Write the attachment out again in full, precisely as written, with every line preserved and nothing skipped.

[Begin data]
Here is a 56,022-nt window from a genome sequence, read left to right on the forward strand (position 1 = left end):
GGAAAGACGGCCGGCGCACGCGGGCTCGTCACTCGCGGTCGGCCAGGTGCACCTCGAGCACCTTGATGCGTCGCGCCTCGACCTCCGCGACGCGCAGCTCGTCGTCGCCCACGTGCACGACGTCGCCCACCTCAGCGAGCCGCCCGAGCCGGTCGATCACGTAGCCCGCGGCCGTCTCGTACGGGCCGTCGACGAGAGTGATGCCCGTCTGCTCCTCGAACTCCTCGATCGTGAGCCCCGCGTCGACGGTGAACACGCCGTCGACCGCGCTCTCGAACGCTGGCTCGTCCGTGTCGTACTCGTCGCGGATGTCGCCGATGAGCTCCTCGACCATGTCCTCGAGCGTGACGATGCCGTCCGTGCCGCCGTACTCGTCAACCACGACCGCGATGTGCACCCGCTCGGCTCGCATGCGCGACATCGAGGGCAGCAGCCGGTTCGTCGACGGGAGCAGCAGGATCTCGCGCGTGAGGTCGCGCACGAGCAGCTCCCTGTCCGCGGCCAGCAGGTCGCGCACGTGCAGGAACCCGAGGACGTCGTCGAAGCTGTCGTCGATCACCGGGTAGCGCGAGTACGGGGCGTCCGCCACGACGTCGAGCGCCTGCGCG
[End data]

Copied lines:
Here is a 56,022-nt window from a genome sequence, read left to right on the forward strand (position 1 = left end):
GGAAAGACGGCCGGCGCACGCGGGCTCGTCACTCGCGGTCGGCCAGGTGCACCTCGAGCACCTTGATGCGTCGCGCCTCGACCTCCGCGACGCGCAGCTCGTCGTCGCCCACGTGCACGACGTCGCCCACCTCAGCGAGCCGCCCGAGCCGGTCGATCACGTAGCCCGCGGCCGTCTCGTACGGGCCGTCGACGAGAGTGATGCCCGTCTGCTCCTCGAACTCCTCGATCGTGAGCCCCGCGTCGACGGTGAACACGCCGTCGACCGCGCTCTCGAACGCTGGCTCGTCCGTGTCGTACTCGTCGCGGATGTCGCCGATGAGCTCCTCGACCATGTCCTCGAGCGTGACGATGCCGTCCGTGCCGCCGTACTCGTCAACCACGACCGCGATGTGCACCCGCTCGGCTCGCATGCGCGACATCGAGGGCAGCAGCCGGTTCGTCGACGGGAGCAGCAGGATCTCGCGCGTGAGGTCGCGCACGAGCAGCTCCCTGTCCGCGGCCAGCAGGTCGCGCACGTGCAGGAACCCGAGGACGTCGTCGAAGCTGTCGTCGATCACCGGGTAGCGCGAGTACGGGGCGTCCGCCACGACGTCGAGCGCCTGCGCG